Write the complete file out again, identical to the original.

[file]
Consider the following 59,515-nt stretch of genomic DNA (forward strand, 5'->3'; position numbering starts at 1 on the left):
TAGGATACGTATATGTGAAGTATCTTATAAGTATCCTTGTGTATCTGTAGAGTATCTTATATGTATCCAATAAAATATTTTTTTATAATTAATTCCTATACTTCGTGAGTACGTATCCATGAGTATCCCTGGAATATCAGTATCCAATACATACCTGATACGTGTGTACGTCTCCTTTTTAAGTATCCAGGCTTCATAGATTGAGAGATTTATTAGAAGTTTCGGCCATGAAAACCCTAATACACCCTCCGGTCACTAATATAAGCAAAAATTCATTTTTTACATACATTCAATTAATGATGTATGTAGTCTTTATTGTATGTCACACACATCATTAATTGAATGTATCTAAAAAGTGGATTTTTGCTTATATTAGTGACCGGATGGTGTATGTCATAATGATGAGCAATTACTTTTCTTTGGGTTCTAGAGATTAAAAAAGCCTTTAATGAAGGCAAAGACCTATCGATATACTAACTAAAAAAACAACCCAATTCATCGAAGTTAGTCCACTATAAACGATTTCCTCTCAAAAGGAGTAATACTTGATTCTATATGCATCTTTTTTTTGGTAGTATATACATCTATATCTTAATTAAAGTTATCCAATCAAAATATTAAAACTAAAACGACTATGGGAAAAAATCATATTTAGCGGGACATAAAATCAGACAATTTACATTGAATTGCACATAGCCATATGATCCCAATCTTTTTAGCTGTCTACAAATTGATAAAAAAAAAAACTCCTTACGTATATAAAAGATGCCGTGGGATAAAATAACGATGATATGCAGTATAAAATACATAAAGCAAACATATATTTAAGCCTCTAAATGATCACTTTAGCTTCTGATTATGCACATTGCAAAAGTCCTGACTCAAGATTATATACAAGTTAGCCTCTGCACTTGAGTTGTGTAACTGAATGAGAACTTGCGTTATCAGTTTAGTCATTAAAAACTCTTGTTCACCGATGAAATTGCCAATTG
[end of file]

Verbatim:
Consider the following 59,515-nt stretch of genomic DNA (forward strand, 5'->3'; position numbering starts at 1 on the left):
TAGGATACGTATATGTGAAGTATCTTATAAGTATCCTTGTGTATCTGTAGAGTATCTTATATGTATCCAATAAAATATTTTTTTATAATTAATTCCTATACTTCGTGAGTACGTATCCATGAGTATCCCTGGAATATCAGTATCCAATACATACCTGATACGTGTGTACGTCTCCTTTTTAAGTATCCAGGCTTCATAGATTGAGAGATTTATTAGAAGTTTCGGCCATGAAAACCCTAATACACCCTCCGGTCACTAATATAAGCAAAAATTCATTTTTTACATACATTCAATTAATGATGTATGTAGTCTTTATTGTATGTCACACACATCATTAATTGAATGTATCTAAAAAGTGGATTTTTGCTTATATTAGTGACCGGATGGTGTATGTCATAATGATGAGCAATTACTTTTCTTTGGGTTCTAGAGATTAAAAAAGCCTTTAATGAAGGCAAAGACCTATCGATATACTAACTAAAAAAACAACCCAATTCATCGAAGTTAGTCCACTATAAACGATTTCCTCTCAAAAGGAGTAATACTTGATTCTATATGCATCTTTTTTTTGGTAGTATATACATCTATATCTTAATTAAAGTTATCCAATCAAAATATTAAAACTAAAACGACTATGGGAAAAAATCATATTTAGCGGGACATAAAATCAGACAATTTACATTGAATTGCACATAGCCATATGATCCCAATCTTTTTAGCTGTCTACAAATTGATAAAAAAAAAAACTCCTTACGTATATAAAAGATGCCGTGGGATAAAATAACGATGATATGCAGTATAAAATACATAAAGCAAACATATATTTAAGCCTCTAAATGATCACTTTAGCTTCTGATTATGCACATTGCAAAAGTCCTGACTCAAGATTATATACAAGTTAGCCTCTGCACTTGAGTTGTGTAACTGAATGAGAACTTGCGTTATCAGTTTAGTCATTAAAAACTCTTGTTCACCGATGAAATTGCCAATTG